A principle element of this approach is to create an efficient transportation service between all the individual entry/exit ports providing an improved level of service over and above that provided by a traditional network. The key to this is to rethink existing processes with a focus on efficiency savings in terms of the inbound and outbound process flow at Tambo Springs. This has been incorporated into the operational concept and addresses both operational and customs and regulatory efficiency issues as part of the supply chain. Source: Aires Nunes da Costa (Customs & Excise Specialist)

Panama inaugurated the long-awaited Panama Canal expansion on Sunday, 26 June 2016 with the ceremonial transit of the China Shipping Panama through the new neo-panamax Agua Clara locks on the Atlantic side.

The $5.25 billion Expansion Program is the largest improvement project in the Canal’s 102-year history, and included the construction of new, larger locks on both the Pacific and the Atlantic sides and dredging of more than 150 million cubic meters of material, creating a second lane of traffic and doubling the capacity of the waterway.

Despite challenges facing the global shipping industry, the larger canal is anticipated to open up new routes, services, and market segments, such as liquefied natural gas (LNG). Source: gCaptain.com – Pictures courtesy of Panama Canal Authority

Tambo SpringsSouth Africa’s freight and logistics company Transnet this week launched its massive drive to bring private sector operators into the country’s freight system.

The company has issued a request for proposals inviting suitably qualified global logistics service providers to design, build, operate, maintain and eventually hand over its proposed inland container terminal in Tambo Springs, East of Johannesburg – a 630ha site located on land originally known as Tamboekiesfontein farm.

The concession will be over a 20-year period and will be Transnet’s biggest private sector participation project to date.

The proposed terminal is in line with Transnet’s drive to migrate rail friendly cargo off the country’s road network.

The terminal is expected to be in operation by 2019 and will have an initial capacity of 144 000 TEUs per annum, with an option to ramp it up to 560 000 TEUs, depending on demand.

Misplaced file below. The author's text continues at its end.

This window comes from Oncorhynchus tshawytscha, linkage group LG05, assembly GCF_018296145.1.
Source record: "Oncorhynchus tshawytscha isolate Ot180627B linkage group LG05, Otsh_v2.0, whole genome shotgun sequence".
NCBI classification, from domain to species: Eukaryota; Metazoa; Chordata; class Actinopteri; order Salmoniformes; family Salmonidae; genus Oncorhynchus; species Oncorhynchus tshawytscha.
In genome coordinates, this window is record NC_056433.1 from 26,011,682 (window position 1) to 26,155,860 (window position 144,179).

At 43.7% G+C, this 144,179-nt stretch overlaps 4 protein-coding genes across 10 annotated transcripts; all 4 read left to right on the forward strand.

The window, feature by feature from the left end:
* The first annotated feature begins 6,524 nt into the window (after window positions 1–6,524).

The project entails the following:

  • Arrival and departure yard for handling cargo trains
  • Terminal infrastructure;
  • Terminal equipment;
  • Stacking area;
  • Warehousing space
  • Distribution centre
  • Inland Reefer facilities

Transnet Freight Rail will be responsible for the operation of the arrival and departure yard required to service the terminal.

The operator will be responsible for loading and offloading of containers and marketing of the facility. The winning bidder is expected to introduce new entrants – particularly black players – must have demonstrated technical expertise, a minimum of level 4 BBBEE status with a commitment to reach level 2 by the third year of operation.

Transnet currently operates 5 inland terminals in Gauteng, including the City Deep Container Terminal in Johannesburg, Africa’s largest inland port.

The proposed terminal is an integral part of the Presidential Infrastructure Co-ordinating Committee’s SIP 2, aimed at unlocking the country’s industrial development while boosting export capability. It is designed to complement Transnet’s container-handling capacity in the province.

This is the culmination of years of hard work and a demonstration of cooperative governance between Transnet, representing the national competence, and both the Gauteng Provincial Government and the Ekurhuleni Municipality.

The Tambo Springs terminal is one of three mega terminals that Transnet is planning to build in Gauteng over the next 20 years. It will be located in Ekurhuleni along the N3, just off the Natal Corridor.

The project is expected to create 50 000 jobs, and has stringent requirements for supplier development and skills transfer. Source: Transnet

Namport-rail-upgradeThe Namibian Ports Authority has completed the upgrade of all railway infrastructure at the Port of Walvis Bay at a cost of N$20M (US$1.3M)

The work was included in Namports maintenance programme in 2010, but is now part of wider plans to upgrade facilities at Walvis Bay in preparation for the completion of the new container terminal.

A total of 4.5kms of track inside the port and the section of railway running from the city into the port have been replaced using material that can cope with heavier loads.

A spokesperson for Namport said: “Although the project was of relatively low value, its execution was complex as we had to ensure minimum operational interruption to the track, which is in daily use.”

The new container terminal is being constructed on 40-ha of reclaimed land and will add 700,000 TEU of annual handling capacity to the existing 350,000 TEU. Walvis Bay is already attracting bigger ships and recently handled its biggest ever container vessel the CMA CGM DANUBE, a 112,580 dwt vessel with a nominal intake of 9200 TEU.

A statement from Namports read: “The visit of CMA CGM DANUBE complements our port expansion project, which accommodates greater carrying capacity. Following the completion of the port expansion project vessels such as this will be accommodated at the new container terminal.”